Frustrated at the uneven playing field between himself and other young Tamil debaters, whose family backgrounds and means gave them access to coaches he did not have, Primary 3 Ravi slept all night outside his sister’s teacher’s flat to convince the man to help him prepare for a contest. (It worked; he won, though not before his mother, annoyed by his non-stop practising, started calling him ‘an irritating parrot’.)
He helped dissatisfied patients at the local hospital lodge complaints with the hospital’s PR department, and took part in a fire-walking ceremony at the Sri Mariamman temple despite being several years underage. As a student at Anderson Junior College, he improvised his way into a meeting with J.B. Jeyaratnam, the then-leader of the Workers’ Party (better known by the catchy ‘JBJ’), ran for student council, and then voluntarily resigned his position when the discipline master asked him to rat out his peers for playing football in their uniforms.
After graduating from NUS with a degree in Political Science and Sociology, he crowdfunded his law degree from the University of Cardiff with help from four benefactors—friends, mentors, and former teachers who agreed to loan him the S$80,000 he needed. Upon returning to Singapore, he enjoyed a brief stint as a Tamil-language newscaster before getting called to the Bar in 1997, beginning his legal career with run-of-the-mill criminal and civil litigation.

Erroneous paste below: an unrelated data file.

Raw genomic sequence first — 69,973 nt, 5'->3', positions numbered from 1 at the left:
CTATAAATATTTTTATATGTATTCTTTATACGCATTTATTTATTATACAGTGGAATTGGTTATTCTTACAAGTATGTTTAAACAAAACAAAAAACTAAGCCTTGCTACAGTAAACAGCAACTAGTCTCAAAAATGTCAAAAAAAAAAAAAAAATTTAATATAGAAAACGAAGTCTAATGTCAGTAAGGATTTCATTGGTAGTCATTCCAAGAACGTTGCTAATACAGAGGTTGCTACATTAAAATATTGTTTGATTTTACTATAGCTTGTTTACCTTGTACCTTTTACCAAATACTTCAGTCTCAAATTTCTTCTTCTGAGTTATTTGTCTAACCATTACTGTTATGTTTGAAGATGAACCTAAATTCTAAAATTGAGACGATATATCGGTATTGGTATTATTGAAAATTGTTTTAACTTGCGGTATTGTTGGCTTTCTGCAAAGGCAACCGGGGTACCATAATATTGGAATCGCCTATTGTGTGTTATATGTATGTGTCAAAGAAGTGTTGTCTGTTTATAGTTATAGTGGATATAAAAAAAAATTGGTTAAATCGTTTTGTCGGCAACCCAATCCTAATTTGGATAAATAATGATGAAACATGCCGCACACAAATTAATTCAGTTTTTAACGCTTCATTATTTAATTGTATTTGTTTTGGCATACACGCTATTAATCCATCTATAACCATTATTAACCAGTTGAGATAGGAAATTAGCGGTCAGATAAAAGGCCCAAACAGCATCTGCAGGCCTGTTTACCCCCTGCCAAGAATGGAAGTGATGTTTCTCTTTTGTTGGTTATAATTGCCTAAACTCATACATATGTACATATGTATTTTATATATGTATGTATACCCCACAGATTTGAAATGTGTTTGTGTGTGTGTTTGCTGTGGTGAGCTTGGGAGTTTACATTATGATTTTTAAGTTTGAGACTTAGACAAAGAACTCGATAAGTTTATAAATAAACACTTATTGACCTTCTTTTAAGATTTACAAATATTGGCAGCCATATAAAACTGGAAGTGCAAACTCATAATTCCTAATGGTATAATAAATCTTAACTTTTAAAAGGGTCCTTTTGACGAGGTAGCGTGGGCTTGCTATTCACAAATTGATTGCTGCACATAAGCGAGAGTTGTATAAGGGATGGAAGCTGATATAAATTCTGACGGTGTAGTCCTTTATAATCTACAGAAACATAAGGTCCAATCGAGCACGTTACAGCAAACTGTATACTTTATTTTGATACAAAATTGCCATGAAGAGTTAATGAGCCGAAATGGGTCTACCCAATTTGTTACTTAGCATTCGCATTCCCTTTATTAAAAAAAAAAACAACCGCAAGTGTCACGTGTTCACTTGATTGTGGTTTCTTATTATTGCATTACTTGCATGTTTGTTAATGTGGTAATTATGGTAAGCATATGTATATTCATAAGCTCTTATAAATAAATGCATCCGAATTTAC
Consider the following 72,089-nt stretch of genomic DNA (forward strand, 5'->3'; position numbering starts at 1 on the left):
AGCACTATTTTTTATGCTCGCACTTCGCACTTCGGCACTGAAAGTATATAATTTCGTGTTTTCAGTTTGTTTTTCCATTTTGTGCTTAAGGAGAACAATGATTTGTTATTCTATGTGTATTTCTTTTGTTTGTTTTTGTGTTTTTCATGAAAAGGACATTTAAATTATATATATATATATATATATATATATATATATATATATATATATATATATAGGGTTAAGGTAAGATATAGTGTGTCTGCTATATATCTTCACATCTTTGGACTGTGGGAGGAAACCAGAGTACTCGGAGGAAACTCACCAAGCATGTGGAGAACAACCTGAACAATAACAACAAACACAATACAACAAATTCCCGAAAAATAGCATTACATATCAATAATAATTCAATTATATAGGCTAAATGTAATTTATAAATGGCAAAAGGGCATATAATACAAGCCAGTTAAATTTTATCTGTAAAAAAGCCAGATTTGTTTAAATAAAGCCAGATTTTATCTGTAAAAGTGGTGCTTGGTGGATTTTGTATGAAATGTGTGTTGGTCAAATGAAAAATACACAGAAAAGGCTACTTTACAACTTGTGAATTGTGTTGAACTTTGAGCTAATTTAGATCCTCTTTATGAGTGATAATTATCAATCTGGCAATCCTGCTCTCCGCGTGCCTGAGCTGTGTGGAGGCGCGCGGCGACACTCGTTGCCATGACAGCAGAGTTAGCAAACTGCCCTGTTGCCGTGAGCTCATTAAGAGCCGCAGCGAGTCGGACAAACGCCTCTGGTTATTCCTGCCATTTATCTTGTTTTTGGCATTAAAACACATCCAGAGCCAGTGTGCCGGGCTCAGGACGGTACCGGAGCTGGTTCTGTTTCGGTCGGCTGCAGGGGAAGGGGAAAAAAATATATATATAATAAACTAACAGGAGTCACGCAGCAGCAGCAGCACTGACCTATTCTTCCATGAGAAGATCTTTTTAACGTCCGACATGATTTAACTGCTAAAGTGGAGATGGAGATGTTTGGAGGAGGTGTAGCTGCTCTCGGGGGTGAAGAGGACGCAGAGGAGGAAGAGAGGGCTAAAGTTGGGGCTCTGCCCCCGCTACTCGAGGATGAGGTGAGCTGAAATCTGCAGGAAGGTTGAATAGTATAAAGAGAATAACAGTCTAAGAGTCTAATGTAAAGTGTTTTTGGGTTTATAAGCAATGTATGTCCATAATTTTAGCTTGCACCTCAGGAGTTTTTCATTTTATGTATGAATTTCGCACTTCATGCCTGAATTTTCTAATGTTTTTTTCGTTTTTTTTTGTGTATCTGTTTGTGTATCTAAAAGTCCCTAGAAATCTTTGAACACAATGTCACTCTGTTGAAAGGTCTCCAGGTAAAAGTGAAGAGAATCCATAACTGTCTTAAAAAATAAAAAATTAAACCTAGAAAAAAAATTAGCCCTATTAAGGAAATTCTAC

Things might have stayed that way, because newly qualified Ravi had no intention of going into human rights law. He’d never seriously thought about it, but he also had more important things to do, like build his career, pay off his loans, and look after his mother, who was mired in her own struggles with clinical depression. In 2000, she took her own life while Ravi was at a meditation course. Her death devastated him, and for a while, all his energy went into carrying on with life as normal.
The turning point only came in 2003, when JBJ asked him for help with an urgent case. A young Indian Malaysian man, Vignes Mourti, had been charged with trafficking heroin into Singapore and sentenced to hang. After a long string of failed appeals, Mourti had only one option left: to try to overturn the original conviction and obtain a new trial.